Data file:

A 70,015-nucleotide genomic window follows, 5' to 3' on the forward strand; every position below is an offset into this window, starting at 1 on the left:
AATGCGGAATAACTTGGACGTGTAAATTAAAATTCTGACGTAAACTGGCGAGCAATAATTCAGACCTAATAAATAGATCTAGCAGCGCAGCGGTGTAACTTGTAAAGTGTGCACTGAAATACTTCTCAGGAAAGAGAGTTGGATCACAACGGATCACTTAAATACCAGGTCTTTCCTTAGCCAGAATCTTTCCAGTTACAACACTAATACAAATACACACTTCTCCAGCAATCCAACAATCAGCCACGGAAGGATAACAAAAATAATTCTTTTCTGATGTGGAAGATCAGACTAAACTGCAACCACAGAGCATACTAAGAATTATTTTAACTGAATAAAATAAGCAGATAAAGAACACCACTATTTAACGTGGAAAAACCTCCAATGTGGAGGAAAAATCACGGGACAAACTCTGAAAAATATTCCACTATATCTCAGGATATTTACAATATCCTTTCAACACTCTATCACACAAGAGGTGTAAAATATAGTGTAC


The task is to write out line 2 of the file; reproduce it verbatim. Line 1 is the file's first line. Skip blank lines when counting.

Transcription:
AATGCGGAATAACTTGGACGTGTAAATTAAAATTCTGACGTAAACTGGCGAGCAATAATTCAGACCTAATAAATAGATCTAGCAGCGCAGCGGTGTAACTTGTAAAGTGTGCACTGAAATACTTCTCAGGAAAGAGAGTTGGATCACAACGGATCACTTAAATACCAGGTCTTTCCTTAGCCAGAATCTTTCCAGTTACAACACTAATACAAATACACACTTCTCCAGCAATCCAACAATCAGCCACGGAAGGATAACAAAAATAATTCTTTTCTGATGTGGAAGATCAGACTAAACTGCAACCACAGAGCATACTAAGAATTATTTTAACTGAATAAAATAAGCAGATAAAGAACACCACTATTTAACGTGGAAAAACCTCCAATGTGGAGGAAAAATCACGGGACAAACTCTGAAAAATATTCCACTATATCTCAGGATATTTACAATATCCTTTCAACACTCTATCACACAAGAGGTGTAAAATATAGTGTAC